FAO's contribution to the Earth Summit 2002 FAO
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World Summit on Sustainable Development, South Africa 2002

Forests and woodlands are essential to human life. They are the source of many of the goods and services used by humanity, they play an important role in moderating the world's enviornment and are the store of much of the genetic diversity which is essential for future plant and animal improvement. The survival of forests is important for sustainability of other key resources, such as water and soils, which are essential for survival and development. Forests have cultural and spiritual values in all societies.

Forests and forestry have been a part of FAO's mandate since the creation of the Organization in 1945. Today, the FAO Forestry Programme addresses one of the most important, complex and controversial issues of modern times - how to use trees, forests and related resources to improve people's economic, environmental, social and cultural conditions while ensuring that the resource is conserved to meet the needs of future generations.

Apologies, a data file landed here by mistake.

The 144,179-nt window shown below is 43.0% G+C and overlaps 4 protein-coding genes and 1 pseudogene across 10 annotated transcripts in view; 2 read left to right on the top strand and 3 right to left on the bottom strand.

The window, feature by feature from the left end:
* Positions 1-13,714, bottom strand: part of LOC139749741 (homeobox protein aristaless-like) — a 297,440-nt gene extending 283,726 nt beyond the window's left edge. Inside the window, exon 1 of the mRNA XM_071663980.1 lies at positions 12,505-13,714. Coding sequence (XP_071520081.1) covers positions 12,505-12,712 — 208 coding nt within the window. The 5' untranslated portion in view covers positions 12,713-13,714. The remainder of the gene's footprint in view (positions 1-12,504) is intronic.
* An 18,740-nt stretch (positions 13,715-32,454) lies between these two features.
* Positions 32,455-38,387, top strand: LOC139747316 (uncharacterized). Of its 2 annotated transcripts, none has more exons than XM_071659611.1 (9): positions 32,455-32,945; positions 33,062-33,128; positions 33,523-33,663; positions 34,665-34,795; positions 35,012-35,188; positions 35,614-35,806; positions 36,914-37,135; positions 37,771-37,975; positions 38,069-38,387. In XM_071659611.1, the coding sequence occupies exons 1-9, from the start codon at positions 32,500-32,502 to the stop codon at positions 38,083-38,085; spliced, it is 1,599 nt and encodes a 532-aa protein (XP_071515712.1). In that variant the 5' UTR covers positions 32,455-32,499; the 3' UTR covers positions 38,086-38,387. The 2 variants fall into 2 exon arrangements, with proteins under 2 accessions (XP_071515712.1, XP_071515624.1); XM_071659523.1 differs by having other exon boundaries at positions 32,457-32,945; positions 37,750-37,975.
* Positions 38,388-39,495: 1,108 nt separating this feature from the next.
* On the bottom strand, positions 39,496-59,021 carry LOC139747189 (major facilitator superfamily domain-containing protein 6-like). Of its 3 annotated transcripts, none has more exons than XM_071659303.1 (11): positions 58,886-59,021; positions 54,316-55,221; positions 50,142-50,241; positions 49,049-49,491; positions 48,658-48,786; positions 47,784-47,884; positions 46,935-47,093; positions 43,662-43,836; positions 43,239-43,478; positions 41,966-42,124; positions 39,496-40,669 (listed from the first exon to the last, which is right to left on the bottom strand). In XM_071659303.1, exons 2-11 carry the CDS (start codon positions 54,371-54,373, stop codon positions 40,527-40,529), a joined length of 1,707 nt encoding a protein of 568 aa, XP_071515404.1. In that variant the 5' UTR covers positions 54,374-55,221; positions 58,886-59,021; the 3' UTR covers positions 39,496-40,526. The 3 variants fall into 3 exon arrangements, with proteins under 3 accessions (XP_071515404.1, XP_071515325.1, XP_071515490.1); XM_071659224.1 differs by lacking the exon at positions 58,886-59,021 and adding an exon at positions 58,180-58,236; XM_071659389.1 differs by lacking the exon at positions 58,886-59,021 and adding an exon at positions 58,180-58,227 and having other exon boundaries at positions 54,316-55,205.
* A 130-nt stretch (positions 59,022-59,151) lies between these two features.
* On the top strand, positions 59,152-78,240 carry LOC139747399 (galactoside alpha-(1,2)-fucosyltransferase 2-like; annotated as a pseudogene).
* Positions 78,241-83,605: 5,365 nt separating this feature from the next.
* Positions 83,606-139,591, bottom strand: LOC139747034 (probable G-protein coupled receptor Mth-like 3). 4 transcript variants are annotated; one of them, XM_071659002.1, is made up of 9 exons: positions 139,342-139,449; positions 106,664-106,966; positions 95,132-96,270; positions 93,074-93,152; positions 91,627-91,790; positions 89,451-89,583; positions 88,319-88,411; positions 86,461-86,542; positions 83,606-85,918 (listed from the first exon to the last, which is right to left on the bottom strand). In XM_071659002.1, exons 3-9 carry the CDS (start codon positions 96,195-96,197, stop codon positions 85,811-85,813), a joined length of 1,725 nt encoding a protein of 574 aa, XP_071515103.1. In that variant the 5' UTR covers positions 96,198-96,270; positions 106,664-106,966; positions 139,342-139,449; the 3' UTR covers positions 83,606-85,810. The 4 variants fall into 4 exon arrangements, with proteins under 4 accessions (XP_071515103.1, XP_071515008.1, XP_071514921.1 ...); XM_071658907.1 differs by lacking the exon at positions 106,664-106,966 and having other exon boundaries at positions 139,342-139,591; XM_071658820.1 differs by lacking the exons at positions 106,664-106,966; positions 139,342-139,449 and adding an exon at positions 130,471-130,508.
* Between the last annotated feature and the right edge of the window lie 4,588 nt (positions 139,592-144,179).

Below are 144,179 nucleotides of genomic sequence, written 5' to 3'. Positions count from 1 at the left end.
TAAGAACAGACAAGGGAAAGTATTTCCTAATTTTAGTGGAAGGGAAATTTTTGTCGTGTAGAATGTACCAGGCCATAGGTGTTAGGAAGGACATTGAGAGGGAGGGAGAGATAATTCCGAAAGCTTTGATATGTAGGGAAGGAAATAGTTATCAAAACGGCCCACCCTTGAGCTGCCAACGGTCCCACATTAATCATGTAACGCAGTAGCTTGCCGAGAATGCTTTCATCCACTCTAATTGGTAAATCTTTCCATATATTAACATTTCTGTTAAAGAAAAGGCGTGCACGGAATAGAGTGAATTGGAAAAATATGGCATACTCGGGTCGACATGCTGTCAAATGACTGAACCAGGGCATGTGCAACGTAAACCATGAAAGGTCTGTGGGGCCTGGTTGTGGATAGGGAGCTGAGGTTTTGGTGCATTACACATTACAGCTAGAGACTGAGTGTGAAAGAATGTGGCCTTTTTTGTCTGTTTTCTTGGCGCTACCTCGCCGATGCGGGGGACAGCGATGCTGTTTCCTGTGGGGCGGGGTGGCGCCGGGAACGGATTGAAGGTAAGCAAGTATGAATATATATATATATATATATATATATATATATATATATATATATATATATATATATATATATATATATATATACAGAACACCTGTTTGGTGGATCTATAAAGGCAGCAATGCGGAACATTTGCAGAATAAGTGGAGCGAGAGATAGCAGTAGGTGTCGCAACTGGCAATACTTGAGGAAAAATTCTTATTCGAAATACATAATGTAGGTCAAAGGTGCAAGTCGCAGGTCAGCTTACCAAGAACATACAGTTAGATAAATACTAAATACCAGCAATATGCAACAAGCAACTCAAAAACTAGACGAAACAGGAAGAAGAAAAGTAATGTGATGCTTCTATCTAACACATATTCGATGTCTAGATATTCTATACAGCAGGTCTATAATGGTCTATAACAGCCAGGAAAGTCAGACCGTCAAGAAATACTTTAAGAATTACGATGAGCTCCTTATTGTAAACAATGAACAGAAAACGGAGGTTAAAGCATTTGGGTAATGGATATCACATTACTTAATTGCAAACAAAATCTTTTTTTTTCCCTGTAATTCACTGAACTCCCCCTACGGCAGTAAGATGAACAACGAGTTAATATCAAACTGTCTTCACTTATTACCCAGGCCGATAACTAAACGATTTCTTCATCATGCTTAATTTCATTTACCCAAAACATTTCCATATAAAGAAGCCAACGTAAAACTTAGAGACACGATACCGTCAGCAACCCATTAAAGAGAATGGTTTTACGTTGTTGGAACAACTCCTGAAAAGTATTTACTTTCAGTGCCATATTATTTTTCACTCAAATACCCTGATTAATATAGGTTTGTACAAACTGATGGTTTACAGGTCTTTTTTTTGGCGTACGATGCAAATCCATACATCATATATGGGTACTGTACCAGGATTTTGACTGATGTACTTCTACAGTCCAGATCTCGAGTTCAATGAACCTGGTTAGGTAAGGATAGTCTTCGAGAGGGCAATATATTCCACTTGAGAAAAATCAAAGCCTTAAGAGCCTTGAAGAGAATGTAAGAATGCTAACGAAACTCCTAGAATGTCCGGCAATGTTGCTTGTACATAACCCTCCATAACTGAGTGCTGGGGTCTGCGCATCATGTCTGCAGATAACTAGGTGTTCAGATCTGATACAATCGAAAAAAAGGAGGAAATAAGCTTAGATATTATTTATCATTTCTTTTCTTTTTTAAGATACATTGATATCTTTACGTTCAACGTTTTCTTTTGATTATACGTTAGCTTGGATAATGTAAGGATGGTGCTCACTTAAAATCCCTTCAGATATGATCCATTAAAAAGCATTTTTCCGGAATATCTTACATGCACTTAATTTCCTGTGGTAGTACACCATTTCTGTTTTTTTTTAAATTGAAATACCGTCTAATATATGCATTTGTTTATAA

The Task Manager Role of FAO

In 1992, the United Nations Conference on Environment and Development (UNCED) agreed on Agenda 21, a global action programme on sustainable development. In this framework, FAO's Forestry Department was assigned the role of Task Manager of Chapter 11 of Agenda 21, "Combating deforestation."

Chapter 11 covers four programme areas:

sustainaing the multiple roles and functions of all types of forests, forest lands and woodlands;

enhancing the protection, sustainable management and conservation of trees, forests and the greening of degraded areas, through forest rehabilitation, afforstation, reforestation and other rehabilitative measures;

promoting efficient utilization and assessment to recover the full valuation of the goods and services provided by forests, forest lands and woodlands; and

establishing and/or strengthening capacities for the palnning, assessment and systematic observations of forsts and related programmes, projects and activities including commerical trade and processes.

As Task Manager, FAO works closely with other international organizations and governments to help implement Chapter 11 and strengthen partnerships in the process. FAO also works closely with non-governmental organisations, coordinating with them in organising meetings and in developing communication and information sharing.

One of the primary responsibilities of Task Managers is reporting on implementation of the chapters of Agenda 21. This is generally carried out through task manager reports, which are working documents that subsequently become reports of the UN Secretary-General to the Commission on Sustainable Development (CSD).


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